Delicious Living Magazine

a beautiful world…global skin care treatments

Scouring the planet for traditional therapies is the freshest way to diversify your regimen. Now that science is confirming the benefits of these ancient beauty secrets, it’s becoming increasingly easy to find them in the personal care aisle of your natural products store.

1. Acaí, Brazil
This is the age of acaí: Beauty care products containing the red palm berry are popping up everywhere. And for good reason. Acaí, which has been used by Amazonian tribes as a medicinal cure-all for centuries, is loaded with free radical neutralizing antioxidants that help prevent sun and environmental damage, making skin look younger longer. This superfruit also contains phytosterols and flavonoids, which encourage collagen production to prevent premature wrinkling — even after skin has been exposed to harmful ultraviolet rays. Add in omega-6 and omega-9 fatty acids, which help keep cells supple and moist, and this berry is a powerful skin food. Effective when ingested or used topically.

2. Neem, India
A cornerstone of Ayurvedic medicine, the neem tree is widely referred to as the “village pharmacy” in its native country. Here, you’ll find its leaves and seed oil in everything from pest control and toothpaste to shampoo and soap. Filled with long-chain fatty acids, antioxidants, and glycerides, neem’s garlicky smelling oil quickly penetrates and moisturizes chronically dry skin. Plus, its antihistamine and antibacterial properties prevent dermatitis and other skin infections and can relieve itchiness. Use liberally on dry and inflamed areas.

3. Rooibos, South Africa
Tea for your T-zone isn’t a secret — natural skin care has featured antioxidant-rich green and white teas for years. As the only source of the antioxidant aspalathin, rooibos (pronounced “ROY-bos”) — a red tea traditionally used by the South African Khoisan tribe — is on the up-and-up. Aspalathin is an anti-inflammatory polyphenol that reduces eczema’s and acne’s dry, flaky symptoms. New research suggests this antioxidant is most abundant and beneficial when rooibos is in its green (unfermented) form, commonly found in personal care products, rather than as a drinkable tea.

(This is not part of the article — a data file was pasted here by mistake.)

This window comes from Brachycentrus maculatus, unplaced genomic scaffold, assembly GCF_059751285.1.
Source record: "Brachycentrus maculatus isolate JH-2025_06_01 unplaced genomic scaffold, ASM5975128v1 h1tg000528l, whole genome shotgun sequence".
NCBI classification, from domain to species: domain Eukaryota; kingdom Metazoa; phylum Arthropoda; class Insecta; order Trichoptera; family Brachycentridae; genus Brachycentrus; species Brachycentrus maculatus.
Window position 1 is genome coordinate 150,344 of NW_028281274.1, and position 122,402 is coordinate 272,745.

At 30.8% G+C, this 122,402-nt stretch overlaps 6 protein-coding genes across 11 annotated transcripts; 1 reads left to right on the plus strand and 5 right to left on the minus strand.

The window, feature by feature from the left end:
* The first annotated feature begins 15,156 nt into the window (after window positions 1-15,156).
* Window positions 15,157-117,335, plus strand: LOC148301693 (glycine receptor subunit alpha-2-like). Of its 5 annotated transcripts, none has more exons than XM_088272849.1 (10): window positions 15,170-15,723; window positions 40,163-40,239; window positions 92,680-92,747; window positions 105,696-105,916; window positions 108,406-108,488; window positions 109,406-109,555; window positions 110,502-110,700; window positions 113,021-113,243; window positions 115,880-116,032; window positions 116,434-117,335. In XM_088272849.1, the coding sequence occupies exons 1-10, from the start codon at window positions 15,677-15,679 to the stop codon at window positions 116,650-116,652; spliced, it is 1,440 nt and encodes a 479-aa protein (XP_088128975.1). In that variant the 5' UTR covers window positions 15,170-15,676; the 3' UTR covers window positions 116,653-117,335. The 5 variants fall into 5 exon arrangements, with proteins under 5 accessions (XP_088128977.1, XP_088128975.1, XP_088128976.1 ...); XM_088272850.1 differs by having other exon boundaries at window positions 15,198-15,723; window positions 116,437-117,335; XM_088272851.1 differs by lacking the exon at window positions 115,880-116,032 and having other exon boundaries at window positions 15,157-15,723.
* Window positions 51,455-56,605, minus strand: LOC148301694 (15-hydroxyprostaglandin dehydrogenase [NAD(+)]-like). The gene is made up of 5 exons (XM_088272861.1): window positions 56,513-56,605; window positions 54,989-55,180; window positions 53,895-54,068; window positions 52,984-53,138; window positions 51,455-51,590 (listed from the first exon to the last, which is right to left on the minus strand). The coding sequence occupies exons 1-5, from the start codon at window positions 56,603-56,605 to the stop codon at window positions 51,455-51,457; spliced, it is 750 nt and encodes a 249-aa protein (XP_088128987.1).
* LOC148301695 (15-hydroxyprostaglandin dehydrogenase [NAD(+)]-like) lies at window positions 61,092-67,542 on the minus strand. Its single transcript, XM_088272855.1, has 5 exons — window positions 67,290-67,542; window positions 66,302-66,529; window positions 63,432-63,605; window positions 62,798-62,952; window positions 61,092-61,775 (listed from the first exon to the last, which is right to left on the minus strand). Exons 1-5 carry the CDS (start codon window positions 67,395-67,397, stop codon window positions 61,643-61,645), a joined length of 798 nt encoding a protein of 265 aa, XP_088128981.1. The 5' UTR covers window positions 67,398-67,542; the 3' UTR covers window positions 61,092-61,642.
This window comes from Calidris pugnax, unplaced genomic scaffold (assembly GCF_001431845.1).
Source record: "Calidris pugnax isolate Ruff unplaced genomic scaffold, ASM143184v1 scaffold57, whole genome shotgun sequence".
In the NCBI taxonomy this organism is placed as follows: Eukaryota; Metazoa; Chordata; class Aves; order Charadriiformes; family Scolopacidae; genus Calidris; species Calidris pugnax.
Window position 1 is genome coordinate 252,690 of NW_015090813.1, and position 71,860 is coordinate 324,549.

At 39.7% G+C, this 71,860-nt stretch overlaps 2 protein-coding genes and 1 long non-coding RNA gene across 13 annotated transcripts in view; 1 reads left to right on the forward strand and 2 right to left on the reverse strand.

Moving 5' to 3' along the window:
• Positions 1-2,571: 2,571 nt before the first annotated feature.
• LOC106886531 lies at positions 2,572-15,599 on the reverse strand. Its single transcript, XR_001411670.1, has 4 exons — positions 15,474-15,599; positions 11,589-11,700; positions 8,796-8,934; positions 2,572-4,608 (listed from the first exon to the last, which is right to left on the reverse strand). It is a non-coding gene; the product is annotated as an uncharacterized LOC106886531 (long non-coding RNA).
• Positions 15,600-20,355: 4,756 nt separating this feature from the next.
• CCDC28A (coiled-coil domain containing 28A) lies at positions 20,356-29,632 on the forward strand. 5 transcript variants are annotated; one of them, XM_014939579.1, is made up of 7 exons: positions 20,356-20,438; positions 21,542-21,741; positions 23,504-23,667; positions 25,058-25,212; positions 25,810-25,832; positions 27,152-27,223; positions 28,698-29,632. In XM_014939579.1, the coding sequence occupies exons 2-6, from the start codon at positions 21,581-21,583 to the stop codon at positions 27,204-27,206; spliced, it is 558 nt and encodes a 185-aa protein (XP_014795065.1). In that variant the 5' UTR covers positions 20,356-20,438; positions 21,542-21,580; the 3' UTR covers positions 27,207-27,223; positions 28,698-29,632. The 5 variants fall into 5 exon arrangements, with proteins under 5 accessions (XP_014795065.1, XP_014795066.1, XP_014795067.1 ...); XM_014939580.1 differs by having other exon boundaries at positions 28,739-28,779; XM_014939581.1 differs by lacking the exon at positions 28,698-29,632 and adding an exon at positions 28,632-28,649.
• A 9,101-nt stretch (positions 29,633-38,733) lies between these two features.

4. Sake & rice bran, Japan 
The Japanese have used rice to brighten their skin for hundreds of years, says Shizuka Bernstein, an aesthetician and owner of Shizuka New York Day Spa in New York City. Rice’s bran — its hard outer layer — has potent antioxidant activity, and its oils help eradicate dry skin by increasing sebaceous gland secretions. After scrubbing away dead cells with a rice-bran-based exfoliant, tone skin with sake — Japanese rice wine. A byproduct of sake’s fermentation process, kojic acid evens and lightens skin tone by suppressing melanin formation. Simply add a few splashes of sake to a hot bath.

By Jessica Rubino, December 1, 2008

Other Press Coverage for Shizuka New York Day Spa

The Today Show – Shizuka Bernstein appeared on NBC’s Today Show to surprise hosts Kathie Lee Gifford and Hoda Kotb with bird poo facials.  TV host and beauty expert Jill Martin interviewed Shizuka as she and her assistant applied the Geisha Facial® mask and massaged it into Kathie Lee’s and Hoda’s skin.

Fox News: Cheap, Edible At-Home Facials – Shizuka Bernstein, owner of Shizuka New York – home of the bird poo facial, explains how to make lavish facials, like the one seen here on model Tina Moss, for as little as $5.

Complete 2008 Press Coverage